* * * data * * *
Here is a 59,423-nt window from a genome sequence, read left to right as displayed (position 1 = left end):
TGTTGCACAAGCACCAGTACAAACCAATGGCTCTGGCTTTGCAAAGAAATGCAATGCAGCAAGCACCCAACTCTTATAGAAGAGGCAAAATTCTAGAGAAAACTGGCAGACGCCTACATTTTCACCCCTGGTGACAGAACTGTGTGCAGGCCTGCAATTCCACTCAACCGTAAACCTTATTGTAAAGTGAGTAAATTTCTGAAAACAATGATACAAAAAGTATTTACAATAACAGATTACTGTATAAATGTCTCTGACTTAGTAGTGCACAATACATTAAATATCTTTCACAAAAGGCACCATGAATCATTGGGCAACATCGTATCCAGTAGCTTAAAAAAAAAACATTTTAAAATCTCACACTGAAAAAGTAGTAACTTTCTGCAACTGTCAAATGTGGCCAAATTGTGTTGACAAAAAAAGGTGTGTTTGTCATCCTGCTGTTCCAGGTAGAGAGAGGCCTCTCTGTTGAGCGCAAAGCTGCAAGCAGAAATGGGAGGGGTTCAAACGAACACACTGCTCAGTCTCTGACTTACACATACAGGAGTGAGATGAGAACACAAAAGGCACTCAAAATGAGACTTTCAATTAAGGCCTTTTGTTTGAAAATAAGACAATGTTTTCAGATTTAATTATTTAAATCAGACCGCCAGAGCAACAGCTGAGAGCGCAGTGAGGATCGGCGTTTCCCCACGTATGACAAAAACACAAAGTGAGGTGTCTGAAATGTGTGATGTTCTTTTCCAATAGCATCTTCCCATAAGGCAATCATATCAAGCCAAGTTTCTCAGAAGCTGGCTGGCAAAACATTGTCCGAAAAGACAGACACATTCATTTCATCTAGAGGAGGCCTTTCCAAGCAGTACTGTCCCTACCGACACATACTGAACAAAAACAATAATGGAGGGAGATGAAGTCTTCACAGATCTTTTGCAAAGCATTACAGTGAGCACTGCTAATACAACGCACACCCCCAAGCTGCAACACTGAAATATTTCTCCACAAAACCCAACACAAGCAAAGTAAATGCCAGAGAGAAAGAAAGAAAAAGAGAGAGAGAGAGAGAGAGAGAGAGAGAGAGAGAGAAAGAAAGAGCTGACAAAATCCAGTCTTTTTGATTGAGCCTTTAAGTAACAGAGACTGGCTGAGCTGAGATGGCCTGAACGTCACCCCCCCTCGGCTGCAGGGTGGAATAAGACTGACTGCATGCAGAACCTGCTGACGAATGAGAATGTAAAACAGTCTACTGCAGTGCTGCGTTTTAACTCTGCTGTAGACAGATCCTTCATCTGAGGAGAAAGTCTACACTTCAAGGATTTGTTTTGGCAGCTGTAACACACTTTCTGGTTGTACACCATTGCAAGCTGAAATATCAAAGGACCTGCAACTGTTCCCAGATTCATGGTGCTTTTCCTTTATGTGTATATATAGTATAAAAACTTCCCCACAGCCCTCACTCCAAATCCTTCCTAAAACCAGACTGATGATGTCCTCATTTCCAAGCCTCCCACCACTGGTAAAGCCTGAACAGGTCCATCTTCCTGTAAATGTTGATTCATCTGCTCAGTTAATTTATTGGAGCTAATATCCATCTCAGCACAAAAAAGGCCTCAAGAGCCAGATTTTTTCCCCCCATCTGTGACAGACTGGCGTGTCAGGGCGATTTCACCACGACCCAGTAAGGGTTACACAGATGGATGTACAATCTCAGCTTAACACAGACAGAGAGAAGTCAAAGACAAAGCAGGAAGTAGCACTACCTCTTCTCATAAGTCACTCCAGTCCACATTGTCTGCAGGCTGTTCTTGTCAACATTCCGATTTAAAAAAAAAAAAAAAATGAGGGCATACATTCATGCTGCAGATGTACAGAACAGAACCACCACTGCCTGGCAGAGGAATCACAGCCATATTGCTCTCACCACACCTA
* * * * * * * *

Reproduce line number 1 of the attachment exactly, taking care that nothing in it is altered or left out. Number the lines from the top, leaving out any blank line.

Here is a 59,423-nt window from a genome sequence, read left to right as displayed (position 1 = left end):